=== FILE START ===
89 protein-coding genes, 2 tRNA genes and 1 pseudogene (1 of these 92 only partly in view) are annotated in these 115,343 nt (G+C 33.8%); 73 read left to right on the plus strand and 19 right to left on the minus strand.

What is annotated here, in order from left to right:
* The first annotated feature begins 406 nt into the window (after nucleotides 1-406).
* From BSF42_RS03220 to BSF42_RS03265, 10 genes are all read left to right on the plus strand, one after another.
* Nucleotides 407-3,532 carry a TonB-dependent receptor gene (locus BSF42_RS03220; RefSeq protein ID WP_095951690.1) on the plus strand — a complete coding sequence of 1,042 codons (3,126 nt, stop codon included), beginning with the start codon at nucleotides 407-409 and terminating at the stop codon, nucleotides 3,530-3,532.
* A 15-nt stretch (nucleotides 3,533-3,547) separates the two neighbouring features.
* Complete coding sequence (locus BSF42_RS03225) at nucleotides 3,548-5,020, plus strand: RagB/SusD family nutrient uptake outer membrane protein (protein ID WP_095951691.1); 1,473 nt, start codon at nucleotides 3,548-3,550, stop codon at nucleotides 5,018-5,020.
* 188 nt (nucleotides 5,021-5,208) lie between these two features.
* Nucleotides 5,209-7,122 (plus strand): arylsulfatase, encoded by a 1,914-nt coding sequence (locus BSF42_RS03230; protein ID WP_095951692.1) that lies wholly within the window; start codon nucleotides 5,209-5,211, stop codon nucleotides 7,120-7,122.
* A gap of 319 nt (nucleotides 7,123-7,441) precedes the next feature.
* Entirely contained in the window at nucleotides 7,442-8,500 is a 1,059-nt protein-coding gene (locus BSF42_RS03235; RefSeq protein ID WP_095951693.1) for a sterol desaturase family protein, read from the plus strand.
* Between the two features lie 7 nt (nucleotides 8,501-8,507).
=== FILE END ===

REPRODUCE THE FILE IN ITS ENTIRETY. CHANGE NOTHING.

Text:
89 protein-coding genes, 2 tRNA genes and 1 pseudogene (1 of these 92 only partly in view) are annotated in these 115,343 nt (G+C 33.8%); 73 read left to right on the plus strand and 19 right to left on the minus strand.

What is annotated here, in order from left to right:
* The first annotated feature begins 406 nt into the window (after nucleotides 1-406).
* From BSF42_RS03220 to BSF42_RS03265, 10 genes are all read left to right on the plus strand, one after another.
* Nucleotides 407-3,532 carry a TonB-dependent receptor gene (locus BSF42_RS03220; RefSeq protein ID WP_095951690.1) on the plus strand — a complete coding sequence of 1,042 codons (3,126 nt, stop codon included), beginning with the start codon at nucleotides 407-409 and terminating at the stop codon, nucleotides 3,530-3,532.
* A 15-nt stretch (nucleotides 3,533-3,547) separates the two neighbouring features.
* Complete coding sequence (locus BSF42_RS03225) at nucleotides 3,548-5,020, plus strand: RagB/SusD family nutrient uptake outer membrane protein (protein ID WP_095951691.1); 1,473 nt, start codon at nucleotides 3,548-3,550, stop codon at nucleotides 5,018-5,020.
* 188 nt (nucleotides 5,021-5,208) lie between these two features.
* Nucleotides 5,209-7,122 (plus strand): arylsulfatase, encoded by a 1,914-nt coding sequence (locus BSF42_RS03230; protein ID WP_095951692.1) that lies wholly within the window; start codon nucleotides 5,209-5,211, stop codon nucleotides 7,120-7,122.
* A gap of 319 nt (nucleotides 7,123-7,441) precedes the next feature.
* Entirely contained in the window at nucleotides 7,442-8,500 is a 1,059-nt protein-coding gene (locus BSF42_RS03235; RefSeq protein ID WP_095951693.1) for a sterol desaturase family protein, read from the plus strand.
* Between the two features lie 7 nt (nucleotides 8,501-8,507).